The content of this article was inspired by personal experience which is often the encouragement one needs to put pen to paper. Having observed and listened to people close to me whose children started at new settings this past September, I’ve been struck by the rollercoaster of emotions felt, and the eagerness (and at times desperation) for feedback from the practitioners who now spend almost every day caring for and teaching little people who not long ago were being rocked in arms and sleeping in cots, their every move anticipated and known.
And what came to mind is how central stories are in our relationships with parents, and how crucial they are in terms of building positive partnerships and community.
What is children’s learning – all our learning – if not a story? Interestingly. In New Zealand’s, Te Whāriki early childhood curriculum, ‘learning stories’ are, in fact, a technique used to assess children’s learning whereby teachers write narratives based on their on-going observations of the children: a particular incident, a period carrying out a certain activity or a group event, interpreting the children’s actions and resultant learning by considering their competencies and attitudes in these given situations. This documentation, often consisting of photographs or video, along with the composed learning stories, are shared with the child and their family, with this documentation also forming part of the child’s portfolio.
Viewing learning as a collective of stories and in fact, viewing life and others through what I call a story lens is an effective way to cultivate greater compassion and strengthen connection. It is simply a way of seeing the people around us in terms of their lived stories and as we begin to do this, it often changes the way we relate to them.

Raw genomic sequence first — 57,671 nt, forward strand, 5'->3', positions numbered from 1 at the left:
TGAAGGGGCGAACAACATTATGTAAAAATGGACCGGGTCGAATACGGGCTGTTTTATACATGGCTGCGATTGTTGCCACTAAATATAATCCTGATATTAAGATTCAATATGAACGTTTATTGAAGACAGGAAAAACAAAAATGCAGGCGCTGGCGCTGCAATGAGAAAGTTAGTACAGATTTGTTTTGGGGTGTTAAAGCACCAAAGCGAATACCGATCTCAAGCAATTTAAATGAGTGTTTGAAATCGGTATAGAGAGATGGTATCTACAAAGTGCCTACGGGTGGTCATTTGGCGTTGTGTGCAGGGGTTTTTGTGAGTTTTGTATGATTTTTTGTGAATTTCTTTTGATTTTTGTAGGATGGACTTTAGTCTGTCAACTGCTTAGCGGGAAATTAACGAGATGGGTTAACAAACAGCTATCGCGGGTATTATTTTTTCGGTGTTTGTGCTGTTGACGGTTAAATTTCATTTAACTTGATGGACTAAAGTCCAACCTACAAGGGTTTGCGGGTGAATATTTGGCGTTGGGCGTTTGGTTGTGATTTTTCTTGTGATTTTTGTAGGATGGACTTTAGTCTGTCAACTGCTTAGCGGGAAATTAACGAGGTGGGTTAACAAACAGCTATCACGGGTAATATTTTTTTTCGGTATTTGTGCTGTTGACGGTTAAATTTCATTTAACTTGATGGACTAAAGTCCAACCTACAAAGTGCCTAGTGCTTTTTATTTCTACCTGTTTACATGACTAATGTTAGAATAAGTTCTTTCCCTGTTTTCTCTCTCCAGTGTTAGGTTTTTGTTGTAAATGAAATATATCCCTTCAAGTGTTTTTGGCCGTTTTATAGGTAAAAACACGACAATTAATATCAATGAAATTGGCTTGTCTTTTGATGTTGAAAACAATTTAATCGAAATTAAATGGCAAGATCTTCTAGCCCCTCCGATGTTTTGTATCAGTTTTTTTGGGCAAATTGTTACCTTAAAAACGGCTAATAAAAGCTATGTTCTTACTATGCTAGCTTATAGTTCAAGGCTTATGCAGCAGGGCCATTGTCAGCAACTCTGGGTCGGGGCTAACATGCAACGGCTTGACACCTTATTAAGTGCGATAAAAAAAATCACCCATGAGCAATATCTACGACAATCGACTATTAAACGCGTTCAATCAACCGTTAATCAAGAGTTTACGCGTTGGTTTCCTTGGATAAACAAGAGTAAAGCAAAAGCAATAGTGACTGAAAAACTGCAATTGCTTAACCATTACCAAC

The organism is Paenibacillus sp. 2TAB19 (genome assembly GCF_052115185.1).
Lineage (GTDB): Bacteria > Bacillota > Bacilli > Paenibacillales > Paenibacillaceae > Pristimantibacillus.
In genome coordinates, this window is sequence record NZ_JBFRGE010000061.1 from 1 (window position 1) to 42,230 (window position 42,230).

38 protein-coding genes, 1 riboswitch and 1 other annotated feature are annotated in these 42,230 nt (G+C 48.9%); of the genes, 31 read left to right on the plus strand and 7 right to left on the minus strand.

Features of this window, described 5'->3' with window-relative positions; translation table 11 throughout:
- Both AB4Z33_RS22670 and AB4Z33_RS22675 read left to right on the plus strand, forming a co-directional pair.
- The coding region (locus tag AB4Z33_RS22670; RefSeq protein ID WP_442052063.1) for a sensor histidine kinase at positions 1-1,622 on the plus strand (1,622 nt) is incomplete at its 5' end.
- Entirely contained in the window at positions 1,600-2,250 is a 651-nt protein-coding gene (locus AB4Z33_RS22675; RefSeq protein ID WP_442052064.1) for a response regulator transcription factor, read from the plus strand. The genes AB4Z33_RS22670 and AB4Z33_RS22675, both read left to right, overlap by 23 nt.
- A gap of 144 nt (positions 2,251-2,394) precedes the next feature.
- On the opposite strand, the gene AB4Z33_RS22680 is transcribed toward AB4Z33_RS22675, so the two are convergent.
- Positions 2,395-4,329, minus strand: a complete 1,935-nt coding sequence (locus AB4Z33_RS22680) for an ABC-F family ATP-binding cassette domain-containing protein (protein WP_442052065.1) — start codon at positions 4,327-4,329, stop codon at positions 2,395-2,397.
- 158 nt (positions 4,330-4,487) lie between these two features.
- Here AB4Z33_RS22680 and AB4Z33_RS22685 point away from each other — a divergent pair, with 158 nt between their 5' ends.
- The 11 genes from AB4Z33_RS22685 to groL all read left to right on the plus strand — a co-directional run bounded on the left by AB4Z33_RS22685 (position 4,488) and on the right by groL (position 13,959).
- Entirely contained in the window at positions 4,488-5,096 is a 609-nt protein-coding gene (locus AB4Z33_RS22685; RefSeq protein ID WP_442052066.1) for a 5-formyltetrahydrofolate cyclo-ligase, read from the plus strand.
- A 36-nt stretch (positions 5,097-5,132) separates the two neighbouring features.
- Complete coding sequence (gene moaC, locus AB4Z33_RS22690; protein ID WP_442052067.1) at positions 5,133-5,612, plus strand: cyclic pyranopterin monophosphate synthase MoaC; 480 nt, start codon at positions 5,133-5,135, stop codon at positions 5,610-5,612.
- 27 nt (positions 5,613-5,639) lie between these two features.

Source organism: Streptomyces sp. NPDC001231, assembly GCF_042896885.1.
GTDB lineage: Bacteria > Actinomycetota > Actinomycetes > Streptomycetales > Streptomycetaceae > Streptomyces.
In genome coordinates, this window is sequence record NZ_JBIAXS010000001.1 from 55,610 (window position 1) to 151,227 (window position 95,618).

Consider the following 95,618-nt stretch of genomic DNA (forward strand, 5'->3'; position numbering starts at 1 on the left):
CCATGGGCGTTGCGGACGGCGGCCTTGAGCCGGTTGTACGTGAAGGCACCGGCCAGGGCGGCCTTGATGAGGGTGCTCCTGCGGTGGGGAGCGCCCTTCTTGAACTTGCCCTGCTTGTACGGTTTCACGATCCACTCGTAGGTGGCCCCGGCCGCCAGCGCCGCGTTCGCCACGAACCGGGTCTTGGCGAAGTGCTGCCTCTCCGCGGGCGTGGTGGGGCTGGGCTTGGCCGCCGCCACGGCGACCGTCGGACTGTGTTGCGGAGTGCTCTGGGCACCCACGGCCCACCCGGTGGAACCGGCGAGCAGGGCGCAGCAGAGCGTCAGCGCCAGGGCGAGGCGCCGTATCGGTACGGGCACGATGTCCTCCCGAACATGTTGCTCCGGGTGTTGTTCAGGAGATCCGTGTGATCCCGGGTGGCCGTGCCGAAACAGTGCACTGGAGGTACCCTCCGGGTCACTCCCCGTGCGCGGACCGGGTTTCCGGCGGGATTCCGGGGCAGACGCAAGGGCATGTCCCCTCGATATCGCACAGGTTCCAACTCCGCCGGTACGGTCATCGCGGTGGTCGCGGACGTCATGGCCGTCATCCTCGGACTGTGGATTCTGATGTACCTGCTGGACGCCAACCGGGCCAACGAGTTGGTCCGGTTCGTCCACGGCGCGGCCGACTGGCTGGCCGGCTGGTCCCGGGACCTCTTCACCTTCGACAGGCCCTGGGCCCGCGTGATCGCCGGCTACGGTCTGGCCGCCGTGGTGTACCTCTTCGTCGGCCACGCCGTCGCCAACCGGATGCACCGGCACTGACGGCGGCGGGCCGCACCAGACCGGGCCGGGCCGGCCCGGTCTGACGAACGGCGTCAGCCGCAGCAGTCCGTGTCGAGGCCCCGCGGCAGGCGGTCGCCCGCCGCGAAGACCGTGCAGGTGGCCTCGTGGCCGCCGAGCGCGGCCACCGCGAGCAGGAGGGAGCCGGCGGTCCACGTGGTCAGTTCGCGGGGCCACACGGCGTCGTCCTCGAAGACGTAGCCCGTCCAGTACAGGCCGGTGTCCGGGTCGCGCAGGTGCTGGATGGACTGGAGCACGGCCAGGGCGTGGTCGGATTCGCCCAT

On a practical level, this means committing to:
- Honouring the stories of the children – Asking “what has their journey - to date - been?” My youngest niece was born at twenty-six weeks and endured a long battle for survival in an NICU unit. At merely a year old, she had already endured a vast range of medical procedures and physical trials. Her early years have been about overcoming many obstacles. What is essential in terms of her learning journey is that she is seen in the context of her whole story, for the hero that she is. Indeed, every child in a setting, no matter their cultural, religious or socio-economic background, brings with them a history, and rich knowledge of some kind. It is through respecting their life stories that we can begin to facilitate their learning to ensure the best possible journey for them.
- Honouring the stories of the parents – What has their journey with their child entailed? What emotions do they carry as their children attend school?
We cannot address learning and behaviour at school without some awareness of what life stories are being told outside of it. Importantly, what learning stories have been written in the lives of the parents? Are they negative tales that they wish for their child never to repeat? Or have they been fortunate characters in positive tales that they now wish for their child/children to experience and possibly emulate? Both visions require a balancing of passion – a strong communication of the child’s individuality, and a gentle reminding that this is a new story that is being crafted.